Casino’s first priority in dealing with the virus spread was to implement the necessary safety measures to protect employees and shoppers, such as distributing of face masks and hydro-alcoholic gels, installing plexiglass screens at check-outs, respecting social distancing measures between clients and promoting automatic payment solutions.
Like other food retailers, the group said it had been faced with “unprecedented demand” both in store and online. It set up a crisis management unit to be in “continuous contact” with suppliers and public authorities to ensure supply chain continuity and to secure operations in the stores.
New figures released by the Office for National Statistics revealed retail sales have continued to fall in February, impacted by bad weather and intense flooding.
Sales volumes for the month of February fell 0.3% on January while they were down 0.5% in value.
Furthermore, in the three months to February 2020, both the amount spent and the quantity bought in the retail industry fell by 0.1% and 0.6% respectively when compared with the previous three months.
ONS head of retail sales Rhian Murphy said: “Retail sales continued to decline in the latest three months due to weak sales across most store types, with February’s bad weather and flooding impacting on footfall.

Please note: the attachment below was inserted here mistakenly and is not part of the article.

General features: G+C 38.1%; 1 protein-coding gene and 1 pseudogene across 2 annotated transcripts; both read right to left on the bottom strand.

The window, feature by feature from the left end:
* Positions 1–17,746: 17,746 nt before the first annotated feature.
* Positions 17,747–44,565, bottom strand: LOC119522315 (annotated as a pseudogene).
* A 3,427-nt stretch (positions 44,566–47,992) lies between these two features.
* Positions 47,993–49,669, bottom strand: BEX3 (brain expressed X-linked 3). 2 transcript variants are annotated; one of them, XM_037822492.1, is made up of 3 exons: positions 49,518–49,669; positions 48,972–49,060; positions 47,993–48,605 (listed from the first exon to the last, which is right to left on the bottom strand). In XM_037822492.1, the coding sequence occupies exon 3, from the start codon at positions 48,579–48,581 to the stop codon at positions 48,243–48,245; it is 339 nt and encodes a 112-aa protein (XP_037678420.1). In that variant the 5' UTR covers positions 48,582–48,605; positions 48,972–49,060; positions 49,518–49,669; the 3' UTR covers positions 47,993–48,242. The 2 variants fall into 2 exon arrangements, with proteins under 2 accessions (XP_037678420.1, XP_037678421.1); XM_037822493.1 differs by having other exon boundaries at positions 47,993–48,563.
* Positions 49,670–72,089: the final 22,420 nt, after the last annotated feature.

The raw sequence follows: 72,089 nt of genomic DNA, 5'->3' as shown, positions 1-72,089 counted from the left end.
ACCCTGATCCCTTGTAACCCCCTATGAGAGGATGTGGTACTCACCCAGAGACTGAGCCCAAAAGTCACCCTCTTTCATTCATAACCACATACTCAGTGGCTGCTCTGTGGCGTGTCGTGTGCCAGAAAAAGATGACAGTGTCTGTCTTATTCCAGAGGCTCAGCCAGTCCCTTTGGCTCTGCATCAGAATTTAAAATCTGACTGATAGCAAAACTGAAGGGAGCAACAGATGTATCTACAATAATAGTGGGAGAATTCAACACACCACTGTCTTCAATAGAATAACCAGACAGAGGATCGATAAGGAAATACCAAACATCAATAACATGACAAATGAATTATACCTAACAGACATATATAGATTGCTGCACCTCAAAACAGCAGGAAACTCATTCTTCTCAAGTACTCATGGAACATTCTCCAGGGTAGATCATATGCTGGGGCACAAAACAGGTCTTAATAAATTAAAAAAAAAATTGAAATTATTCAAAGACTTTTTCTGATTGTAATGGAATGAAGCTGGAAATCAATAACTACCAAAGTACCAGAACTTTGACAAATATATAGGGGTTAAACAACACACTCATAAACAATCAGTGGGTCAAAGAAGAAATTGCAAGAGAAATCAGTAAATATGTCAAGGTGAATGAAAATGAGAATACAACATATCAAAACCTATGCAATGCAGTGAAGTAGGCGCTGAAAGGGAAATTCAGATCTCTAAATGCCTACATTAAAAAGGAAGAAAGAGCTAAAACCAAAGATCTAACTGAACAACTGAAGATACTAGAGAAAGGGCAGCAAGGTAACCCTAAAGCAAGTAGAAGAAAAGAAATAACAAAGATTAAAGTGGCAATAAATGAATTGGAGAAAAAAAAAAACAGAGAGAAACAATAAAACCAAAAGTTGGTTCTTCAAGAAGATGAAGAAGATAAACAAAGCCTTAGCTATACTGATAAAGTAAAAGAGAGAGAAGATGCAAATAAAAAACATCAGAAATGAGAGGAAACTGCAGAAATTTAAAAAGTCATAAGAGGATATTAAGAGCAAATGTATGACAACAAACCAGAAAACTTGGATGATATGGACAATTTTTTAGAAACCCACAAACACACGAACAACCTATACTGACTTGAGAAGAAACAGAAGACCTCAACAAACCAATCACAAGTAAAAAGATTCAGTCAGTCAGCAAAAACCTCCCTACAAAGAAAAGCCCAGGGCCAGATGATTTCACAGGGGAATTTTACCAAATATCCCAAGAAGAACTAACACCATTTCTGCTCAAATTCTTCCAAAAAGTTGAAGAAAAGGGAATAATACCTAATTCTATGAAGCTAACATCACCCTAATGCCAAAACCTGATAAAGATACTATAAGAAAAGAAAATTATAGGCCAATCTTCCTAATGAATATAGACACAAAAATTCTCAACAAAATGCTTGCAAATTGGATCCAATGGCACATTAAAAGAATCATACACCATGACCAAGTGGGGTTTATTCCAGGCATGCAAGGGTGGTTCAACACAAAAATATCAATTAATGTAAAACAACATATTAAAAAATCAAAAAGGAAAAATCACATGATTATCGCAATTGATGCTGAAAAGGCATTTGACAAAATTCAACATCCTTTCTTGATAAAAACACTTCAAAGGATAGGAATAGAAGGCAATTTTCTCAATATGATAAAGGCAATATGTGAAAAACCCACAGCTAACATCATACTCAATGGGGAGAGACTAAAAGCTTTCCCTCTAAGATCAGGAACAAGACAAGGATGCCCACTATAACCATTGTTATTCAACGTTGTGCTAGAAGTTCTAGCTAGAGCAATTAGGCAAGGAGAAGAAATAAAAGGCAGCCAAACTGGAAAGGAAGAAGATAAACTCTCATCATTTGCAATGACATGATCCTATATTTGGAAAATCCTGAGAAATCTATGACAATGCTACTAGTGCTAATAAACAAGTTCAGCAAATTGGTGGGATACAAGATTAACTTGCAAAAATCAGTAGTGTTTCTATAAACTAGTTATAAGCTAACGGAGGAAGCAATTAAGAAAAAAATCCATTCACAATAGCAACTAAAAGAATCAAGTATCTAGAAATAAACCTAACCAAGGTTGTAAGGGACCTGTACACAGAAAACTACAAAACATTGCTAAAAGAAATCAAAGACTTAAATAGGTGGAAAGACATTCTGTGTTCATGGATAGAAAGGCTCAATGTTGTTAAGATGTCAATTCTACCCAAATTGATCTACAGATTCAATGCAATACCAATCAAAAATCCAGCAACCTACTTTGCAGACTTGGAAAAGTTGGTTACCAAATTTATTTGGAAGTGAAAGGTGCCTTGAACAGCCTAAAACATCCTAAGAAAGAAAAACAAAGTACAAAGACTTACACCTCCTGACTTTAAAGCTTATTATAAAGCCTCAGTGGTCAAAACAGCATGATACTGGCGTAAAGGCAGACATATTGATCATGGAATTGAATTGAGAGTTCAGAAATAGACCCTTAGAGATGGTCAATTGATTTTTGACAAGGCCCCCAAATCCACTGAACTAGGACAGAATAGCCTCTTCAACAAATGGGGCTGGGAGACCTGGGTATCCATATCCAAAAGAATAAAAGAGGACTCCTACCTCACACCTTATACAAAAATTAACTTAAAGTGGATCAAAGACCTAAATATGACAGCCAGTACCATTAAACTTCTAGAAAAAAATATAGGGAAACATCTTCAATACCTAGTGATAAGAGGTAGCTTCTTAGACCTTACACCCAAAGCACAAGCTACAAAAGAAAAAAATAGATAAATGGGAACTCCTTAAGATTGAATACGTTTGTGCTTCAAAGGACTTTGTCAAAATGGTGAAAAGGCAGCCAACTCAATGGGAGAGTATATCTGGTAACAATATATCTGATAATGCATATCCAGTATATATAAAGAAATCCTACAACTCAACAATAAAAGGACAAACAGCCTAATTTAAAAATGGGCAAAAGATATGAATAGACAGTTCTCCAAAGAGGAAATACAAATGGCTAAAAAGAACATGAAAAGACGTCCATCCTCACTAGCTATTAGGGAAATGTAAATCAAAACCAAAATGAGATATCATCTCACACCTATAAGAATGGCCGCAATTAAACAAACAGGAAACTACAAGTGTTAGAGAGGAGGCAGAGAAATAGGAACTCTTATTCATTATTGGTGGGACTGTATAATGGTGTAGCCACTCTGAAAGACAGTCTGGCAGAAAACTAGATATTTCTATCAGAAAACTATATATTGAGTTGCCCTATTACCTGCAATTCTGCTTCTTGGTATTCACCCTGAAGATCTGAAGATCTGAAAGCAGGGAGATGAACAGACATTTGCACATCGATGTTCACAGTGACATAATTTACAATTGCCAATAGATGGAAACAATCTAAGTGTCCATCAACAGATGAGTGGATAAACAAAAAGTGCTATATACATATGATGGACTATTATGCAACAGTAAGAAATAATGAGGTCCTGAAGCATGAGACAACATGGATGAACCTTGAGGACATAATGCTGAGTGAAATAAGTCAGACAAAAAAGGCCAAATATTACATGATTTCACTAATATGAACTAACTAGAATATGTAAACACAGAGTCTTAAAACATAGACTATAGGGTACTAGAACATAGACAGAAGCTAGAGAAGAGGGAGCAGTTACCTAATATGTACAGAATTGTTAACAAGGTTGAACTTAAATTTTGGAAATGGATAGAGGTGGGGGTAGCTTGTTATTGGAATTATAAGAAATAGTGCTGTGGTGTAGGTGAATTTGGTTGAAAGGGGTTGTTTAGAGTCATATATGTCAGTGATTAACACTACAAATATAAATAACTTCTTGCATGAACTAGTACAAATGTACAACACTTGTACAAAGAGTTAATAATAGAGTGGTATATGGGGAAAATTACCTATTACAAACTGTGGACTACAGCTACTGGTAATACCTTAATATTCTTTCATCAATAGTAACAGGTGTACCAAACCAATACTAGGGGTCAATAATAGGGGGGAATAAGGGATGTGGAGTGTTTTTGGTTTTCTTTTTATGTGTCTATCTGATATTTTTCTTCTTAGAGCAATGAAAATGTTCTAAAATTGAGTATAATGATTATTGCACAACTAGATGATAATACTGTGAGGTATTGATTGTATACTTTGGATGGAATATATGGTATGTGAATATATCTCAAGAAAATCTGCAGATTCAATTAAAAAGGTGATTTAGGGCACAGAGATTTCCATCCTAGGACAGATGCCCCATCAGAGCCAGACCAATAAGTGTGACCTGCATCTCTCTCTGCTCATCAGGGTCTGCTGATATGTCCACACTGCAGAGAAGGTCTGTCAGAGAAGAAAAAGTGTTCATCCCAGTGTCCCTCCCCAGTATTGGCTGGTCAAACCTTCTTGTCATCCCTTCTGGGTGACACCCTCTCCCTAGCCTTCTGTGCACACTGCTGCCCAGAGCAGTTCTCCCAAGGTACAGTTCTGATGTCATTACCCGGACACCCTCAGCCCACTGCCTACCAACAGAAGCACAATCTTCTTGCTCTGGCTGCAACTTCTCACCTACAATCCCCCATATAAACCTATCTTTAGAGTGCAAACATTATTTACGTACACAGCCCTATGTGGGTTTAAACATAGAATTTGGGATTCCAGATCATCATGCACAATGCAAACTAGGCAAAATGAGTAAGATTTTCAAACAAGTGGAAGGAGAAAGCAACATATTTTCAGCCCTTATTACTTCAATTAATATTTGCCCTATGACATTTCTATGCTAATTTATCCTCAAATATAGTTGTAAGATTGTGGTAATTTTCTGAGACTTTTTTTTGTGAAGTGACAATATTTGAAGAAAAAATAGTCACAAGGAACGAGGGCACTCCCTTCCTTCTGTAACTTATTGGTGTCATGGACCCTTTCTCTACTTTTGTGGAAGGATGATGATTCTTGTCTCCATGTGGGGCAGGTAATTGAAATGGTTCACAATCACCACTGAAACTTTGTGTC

“A small number of retailers also said that the impact of the coronavirus had affected sales of goods shipped from China.”
DS Smith (SMDS) finance director Adrian Marsh, who was due to leave the packaging company to join William Hill, has informed the board he will not be leaving any more.
The company agreed to treat his resignation as withdrawn and Marsh will continue in his role.
CEO Miles Roberts said: “We are pleased that Adrian will be remaining with DS Smith, providing continuity and stability in this very important time.”
DS Smith shares opened down 1.3% at 275.53p.
The Financial Conduct Authority has granted listed companies affected by the coronavirus outbreak an additional two months to publish their accounts.
Currently companies have four months from their financial year end in which to publish audited financial statements. Under the temporary relief, they will now have six to ensure all auditing procedures can take place.
“Companies and their auditors currently face unprecedented challenges in preparing audited financial information as a result of the coronavirus pandemic,” the FCA said.
“The coronavirus pandemic is causing companies of all types to significantly adjust their business and operations. Financial reporting is important, and the practical challenges of completing financial statements during the coronavirus pandemic are significant. Companies and auditors should be granted time.”
The FTSE 100 opened in the red, falling 2.6% to 5,538.78pts.
Fallers included all supermarkets, with Tesco (TSCO) down 1.7% to 217.80p, Ocado (OCDO) down 3.7% to 1,195p, Marks & Spencer (MKS) down 4.6% to 105.50p, Sainsbury’s (SBRY) down 1.7% to 198.20p and Morrisons (MRW) down 1.8% to 170.50p.
Yesterday in the City
The FTSE 100 closed in the positive territory, up 3.5% at 5,634.67pts.